Psalms 3

A Psalm of David, when he fled from Absalom his Son

O Lord, how many are my foes!
Many are rising against me;
many are saying of my soul,
there is no salvation for him in God. Selah

But you, O Lord, are a shield about me,
my glory, and the lifter of my head.
I cried aloud to the Lord,
and he answered me from his holy hill. Selah

I lay down and slept;
I woke again, for the Lord sustained me.
I will not be afraid of many thousands of people
who have set themselves against me all around.

Arise, O Lord!
Save me, O my God!
For you strike all my enemies on the cheek;
you break the teeth of the wicked.

Salvation belongs to the Lord;
your blessing be on your people! Selah


Imagine the sorrow and turmoil David felt as he ran from his son Absalom. He knew full well that he was the cause of the rebellion. He knew that this disaster was brought upon him by God. David had defiled another man’s wife. He had shed innocent blood. All he was going through was because of what he, himself, had done. It was entirely his fault. God, as He had promised, was punishing David. Yet David does not fall into despair. He calls on the Lord. He does not curse God for what God has done but say says, “But you, O Lord, are a shield about me, my glory, and the lifter of my head.” David remembers the promise of God not only His justice.

David knew the purpose of those who deposed him was to frustrate the decrees of God. But they were fulfilling the purpose of God. God makes use even of the wicked for His purpose.

David was not only dethroned but was betrayed by nearly his entire kingdom. Only a handful of faithful men remained with him. This is an indication of the tremendous faith of David, having encountered such a great loss; he freely makes his appeal to God. It would have been easy for David to think that God had abandoned him. After all he was being justly chastised by God for his actions. David understood that even if the whole world with one voice condemns us and drives us to despair we need to listen to God, rather than listen to those who cry out against us. We ought to cherish the hope of salvation He has promised.

When David addresses God, he does so with confidence. Even in the face of scoffing he knows he can trust the promises of God. Even in the face of evil men and his own sinfulness, David knows he can trust the promises of God. God will not abandon us. He has promised to keep us and not let us fall out of His grace. “And I give unto them eternal life; and they shall never perish, neither shall any man pluck them out of my hand. My Father, which gave them me, is greater than all; and no man is able to pluck them out of my Father’s hand.” (John 10:28-29)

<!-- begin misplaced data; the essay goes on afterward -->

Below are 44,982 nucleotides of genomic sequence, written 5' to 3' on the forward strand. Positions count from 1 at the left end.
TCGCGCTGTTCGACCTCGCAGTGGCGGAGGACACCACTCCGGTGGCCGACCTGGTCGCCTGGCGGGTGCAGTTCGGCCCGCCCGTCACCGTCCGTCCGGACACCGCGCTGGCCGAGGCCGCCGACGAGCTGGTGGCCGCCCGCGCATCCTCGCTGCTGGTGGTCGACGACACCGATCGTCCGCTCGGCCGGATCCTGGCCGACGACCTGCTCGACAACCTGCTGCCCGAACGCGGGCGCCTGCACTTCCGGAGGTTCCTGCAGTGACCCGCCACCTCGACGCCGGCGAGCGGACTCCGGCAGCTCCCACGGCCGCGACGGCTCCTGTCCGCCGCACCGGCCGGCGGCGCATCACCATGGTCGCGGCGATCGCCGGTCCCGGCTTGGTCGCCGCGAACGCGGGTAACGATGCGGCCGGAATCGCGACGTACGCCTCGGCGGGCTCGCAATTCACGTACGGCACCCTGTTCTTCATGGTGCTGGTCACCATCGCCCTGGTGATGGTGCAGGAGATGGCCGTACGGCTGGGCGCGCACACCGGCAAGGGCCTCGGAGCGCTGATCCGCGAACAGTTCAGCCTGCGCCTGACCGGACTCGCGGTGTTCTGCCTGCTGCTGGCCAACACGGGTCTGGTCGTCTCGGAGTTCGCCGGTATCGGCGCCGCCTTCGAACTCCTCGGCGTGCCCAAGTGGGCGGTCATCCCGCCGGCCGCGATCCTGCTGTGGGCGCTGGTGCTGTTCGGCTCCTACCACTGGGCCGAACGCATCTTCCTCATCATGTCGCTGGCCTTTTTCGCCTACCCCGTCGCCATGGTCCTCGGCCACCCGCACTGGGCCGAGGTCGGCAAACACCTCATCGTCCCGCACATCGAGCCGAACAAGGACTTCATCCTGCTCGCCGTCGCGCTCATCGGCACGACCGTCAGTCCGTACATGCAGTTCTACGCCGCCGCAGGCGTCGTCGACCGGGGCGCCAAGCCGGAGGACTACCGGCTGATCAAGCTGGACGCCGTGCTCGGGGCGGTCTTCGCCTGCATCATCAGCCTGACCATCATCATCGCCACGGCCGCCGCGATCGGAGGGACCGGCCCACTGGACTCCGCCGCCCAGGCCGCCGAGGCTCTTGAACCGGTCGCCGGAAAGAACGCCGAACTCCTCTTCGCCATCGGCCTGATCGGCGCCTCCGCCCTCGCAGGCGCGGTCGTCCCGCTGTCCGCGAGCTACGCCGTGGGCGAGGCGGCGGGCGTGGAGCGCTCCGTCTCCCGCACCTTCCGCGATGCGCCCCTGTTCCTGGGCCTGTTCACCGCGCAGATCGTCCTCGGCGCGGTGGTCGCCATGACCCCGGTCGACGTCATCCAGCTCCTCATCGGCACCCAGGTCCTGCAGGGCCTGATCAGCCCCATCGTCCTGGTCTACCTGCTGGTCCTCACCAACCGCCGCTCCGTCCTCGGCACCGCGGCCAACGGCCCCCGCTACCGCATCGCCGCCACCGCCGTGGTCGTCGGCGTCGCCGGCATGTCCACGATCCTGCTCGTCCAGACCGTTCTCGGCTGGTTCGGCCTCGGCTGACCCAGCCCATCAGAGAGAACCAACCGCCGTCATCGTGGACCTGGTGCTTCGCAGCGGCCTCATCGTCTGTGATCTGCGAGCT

Even though David was being pursued by his own son he knew he was not cut off from God’s grace. God’s choice for him to be king remained intact. He compares God to a shield. By this he is acknowledging that God is his defender. He calls out to the Lord, even while the entire kingdom chases and harasses him He cries out loud to the Lord, because the Lord is his defender. Everyone else thought God had abandoned him. They said God had rightly abandoned him. Yet David cries to the Lord.

David was not simply talking to the air as if he was calling to an impersonal or uninterested force or higher power. David called out to a personal God and God answered him. David said God answered him from His holy hill. God did not answer David by giving him a feeling or emotion. God answered him from a place, something objective.

David also remembers God’s past protection and comfort. He says he laid down and slept, past tense. “I woke,” past tense. The Lord sustained him, past tense. Remembering what God had done in the past, he trusts in the Lord for the future; “I will not be afraid,” future tense.

Having stated his condition and his confidence in the Lord, he now makes a petition to the Lord. David asks that God strike down David’s enemies because he was in eminent danger. Then David acknowledges that salvation belongs to the Lord. It is in God’s hands alone.


When things happen that are evil or we may consider unfair, realize God remains in control. Call on the name of the Lord. Sometimes we may be so ashamed of our sin that we are embarrassed approach the throne of grace. Yet, that is exactly what David did. That is exactly what we should do. Remember the promises of God.

My comfort is this, David knew he could call on the name of the Lord even when he was in the wrong. And God kept his promises. We can rest in the mercy of the Lord even though we deserve nothing but wrath. God had promised to justify, sanctify and glorify us. God keeps His promises!

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